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In the earlier times, conspiracy theories were a convenient way to cover up the inadequacies of the government, and putting a set of helpless people as a scapegoat, cloaking the misdeeds or mismanagement of those holding the ranks.
In 331 B.C., an epidemic was hidden in Rome, using a false story of mass poisoning by some women. Even now, in the current 2020 pandemic there are conspiracy theories doing the rounds, like a virus disease being spread by the telecommunications industry.
When people feel threatened and out of control, it’s natural to want to feel more control and bring order to the randomness . Some people resort to conspiracy theories to feel in control.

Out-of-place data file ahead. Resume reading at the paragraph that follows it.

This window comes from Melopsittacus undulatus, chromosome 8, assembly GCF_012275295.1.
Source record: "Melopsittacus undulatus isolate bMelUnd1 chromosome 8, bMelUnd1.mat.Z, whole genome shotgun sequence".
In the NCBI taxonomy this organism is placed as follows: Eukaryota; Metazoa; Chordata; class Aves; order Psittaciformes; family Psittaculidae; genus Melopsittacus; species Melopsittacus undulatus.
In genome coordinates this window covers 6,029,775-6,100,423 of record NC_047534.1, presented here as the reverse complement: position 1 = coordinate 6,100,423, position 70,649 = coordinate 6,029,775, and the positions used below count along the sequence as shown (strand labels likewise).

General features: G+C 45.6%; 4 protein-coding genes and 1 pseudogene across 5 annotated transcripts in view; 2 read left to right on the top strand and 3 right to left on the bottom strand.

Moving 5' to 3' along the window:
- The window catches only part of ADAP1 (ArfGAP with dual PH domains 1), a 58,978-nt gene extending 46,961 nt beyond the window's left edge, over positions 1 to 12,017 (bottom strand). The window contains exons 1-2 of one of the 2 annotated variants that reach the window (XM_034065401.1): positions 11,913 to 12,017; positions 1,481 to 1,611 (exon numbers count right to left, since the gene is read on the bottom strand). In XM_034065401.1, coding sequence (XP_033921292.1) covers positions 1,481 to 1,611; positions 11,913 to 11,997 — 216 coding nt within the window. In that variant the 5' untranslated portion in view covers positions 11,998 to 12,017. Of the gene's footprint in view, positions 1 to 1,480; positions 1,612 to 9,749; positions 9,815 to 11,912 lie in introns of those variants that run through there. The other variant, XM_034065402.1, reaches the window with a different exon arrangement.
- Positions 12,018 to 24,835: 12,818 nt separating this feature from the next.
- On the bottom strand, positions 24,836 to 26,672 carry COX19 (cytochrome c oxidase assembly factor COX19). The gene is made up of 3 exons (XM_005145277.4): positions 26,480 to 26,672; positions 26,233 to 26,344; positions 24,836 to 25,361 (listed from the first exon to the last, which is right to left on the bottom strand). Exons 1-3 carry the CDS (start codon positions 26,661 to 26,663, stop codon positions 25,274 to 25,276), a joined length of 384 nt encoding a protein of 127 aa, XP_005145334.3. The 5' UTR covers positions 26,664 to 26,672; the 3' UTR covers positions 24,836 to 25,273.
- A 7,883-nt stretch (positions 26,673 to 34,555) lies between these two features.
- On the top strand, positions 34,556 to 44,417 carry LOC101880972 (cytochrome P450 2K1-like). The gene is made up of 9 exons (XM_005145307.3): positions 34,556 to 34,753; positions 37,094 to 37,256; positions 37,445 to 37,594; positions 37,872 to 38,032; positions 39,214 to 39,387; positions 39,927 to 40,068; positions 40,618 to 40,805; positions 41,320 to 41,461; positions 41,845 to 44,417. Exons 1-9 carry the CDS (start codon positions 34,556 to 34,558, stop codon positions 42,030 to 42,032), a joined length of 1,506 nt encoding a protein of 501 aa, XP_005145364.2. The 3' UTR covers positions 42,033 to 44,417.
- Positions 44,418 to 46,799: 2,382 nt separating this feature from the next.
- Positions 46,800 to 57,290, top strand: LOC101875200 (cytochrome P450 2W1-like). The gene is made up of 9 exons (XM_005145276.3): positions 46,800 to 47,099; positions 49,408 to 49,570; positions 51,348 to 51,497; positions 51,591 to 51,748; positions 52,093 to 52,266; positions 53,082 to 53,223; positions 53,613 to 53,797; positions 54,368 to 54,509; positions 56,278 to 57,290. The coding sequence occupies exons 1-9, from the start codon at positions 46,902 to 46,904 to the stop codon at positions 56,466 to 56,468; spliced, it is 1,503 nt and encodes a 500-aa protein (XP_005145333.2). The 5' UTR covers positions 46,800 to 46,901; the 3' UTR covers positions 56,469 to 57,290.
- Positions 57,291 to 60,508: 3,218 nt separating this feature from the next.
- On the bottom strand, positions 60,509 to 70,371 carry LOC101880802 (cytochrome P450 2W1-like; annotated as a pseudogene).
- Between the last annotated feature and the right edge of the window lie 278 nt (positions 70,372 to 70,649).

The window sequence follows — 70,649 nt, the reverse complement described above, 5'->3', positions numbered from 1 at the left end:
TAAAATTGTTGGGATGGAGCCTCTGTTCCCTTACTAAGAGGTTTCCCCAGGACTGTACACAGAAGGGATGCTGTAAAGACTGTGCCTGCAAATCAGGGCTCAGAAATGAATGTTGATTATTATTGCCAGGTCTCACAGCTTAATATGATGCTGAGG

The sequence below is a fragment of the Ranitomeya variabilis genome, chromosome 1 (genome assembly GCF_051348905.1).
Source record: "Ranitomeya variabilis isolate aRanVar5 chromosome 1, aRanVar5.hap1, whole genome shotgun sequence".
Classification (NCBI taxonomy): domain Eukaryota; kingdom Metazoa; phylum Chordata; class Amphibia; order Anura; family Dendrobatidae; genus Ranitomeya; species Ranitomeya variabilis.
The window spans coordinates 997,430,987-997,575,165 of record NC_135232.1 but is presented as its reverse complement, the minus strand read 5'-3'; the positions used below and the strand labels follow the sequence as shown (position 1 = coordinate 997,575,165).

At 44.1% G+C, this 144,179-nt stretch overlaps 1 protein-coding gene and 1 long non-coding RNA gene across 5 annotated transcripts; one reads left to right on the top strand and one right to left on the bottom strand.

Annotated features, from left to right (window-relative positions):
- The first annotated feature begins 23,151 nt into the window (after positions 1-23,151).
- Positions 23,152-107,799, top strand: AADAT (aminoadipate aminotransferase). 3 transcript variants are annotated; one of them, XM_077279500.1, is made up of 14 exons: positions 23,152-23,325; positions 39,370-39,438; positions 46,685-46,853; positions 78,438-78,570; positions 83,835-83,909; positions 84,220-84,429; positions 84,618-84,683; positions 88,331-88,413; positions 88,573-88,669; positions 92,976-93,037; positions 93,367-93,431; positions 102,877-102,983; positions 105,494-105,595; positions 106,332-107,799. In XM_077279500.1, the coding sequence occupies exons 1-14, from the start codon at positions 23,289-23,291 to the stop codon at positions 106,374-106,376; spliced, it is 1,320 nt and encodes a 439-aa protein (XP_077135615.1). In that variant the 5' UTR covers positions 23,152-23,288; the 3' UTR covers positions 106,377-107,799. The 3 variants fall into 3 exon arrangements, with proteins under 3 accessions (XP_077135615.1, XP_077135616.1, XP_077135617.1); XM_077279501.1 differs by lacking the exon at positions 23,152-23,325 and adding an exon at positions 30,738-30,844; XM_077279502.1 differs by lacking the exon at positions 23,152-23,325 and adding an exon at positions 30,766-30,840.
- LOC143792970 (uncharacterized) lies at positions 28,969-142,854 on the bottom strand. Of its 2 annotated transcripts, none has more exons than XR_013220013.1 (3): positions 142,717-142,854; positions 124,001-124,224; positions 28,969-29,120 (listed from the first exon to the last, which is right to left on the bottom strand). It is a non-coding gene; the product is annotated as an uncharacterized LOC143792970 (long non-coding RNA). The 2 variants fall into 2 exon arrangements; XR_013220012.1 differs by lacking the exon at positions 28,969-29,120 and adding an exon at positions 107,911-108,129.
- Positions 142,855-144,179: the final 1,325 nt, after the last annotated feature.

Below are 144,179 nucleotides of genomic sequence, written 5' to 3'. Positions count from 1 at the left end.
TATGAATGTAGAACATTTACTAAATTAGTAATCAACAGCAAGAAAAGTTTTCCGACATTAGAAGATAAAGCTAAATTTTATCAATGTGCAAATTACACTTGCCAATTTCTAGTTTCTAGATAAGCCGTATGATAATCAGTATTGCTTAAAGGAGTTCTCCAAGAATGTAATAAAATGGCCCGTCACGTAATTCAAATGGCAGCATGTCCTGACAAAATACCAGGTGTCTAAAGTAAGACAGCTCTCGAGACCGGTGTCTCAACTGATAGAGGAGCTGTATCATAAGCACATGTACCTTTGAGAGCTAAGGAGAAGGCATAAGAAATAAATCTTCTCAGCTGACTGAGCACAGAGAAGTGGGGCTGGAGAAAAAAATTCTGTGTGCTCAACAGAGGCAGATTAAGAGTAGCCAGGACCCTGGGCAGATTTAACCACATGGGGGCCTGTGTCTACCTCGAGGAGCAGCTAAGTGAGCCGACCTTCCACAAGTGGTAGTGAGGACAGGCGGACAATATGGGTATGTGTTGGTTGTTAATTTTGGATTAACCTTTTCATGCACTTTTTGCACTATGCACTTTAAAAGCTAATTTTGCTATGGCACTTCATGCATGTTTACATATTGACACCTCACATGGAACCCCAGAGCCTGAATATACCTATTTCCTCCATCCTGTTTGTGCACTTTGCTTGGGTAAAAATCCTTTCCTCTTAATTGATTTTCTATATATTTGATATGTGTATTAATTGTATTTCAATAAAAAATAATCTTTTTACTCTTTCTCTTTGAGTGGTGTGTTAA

Experts say that by stepping back and evaluating what makes these theories seem plausible to certain people, we can engage in a more productive dialogue.
There is a branch of philosophy concerned specifically with how we justify our beliefs. The chief concern of "epistemic justification" is determining what counts as a good reason for believing something and how we come about those reasons. While there is a smorgasbord of different theories, one of the bigger is known as "coherentism."
Coherentism is a view that settles for circular reasoning. It does so knowingly because the alternatives are just as bad, if not worse.
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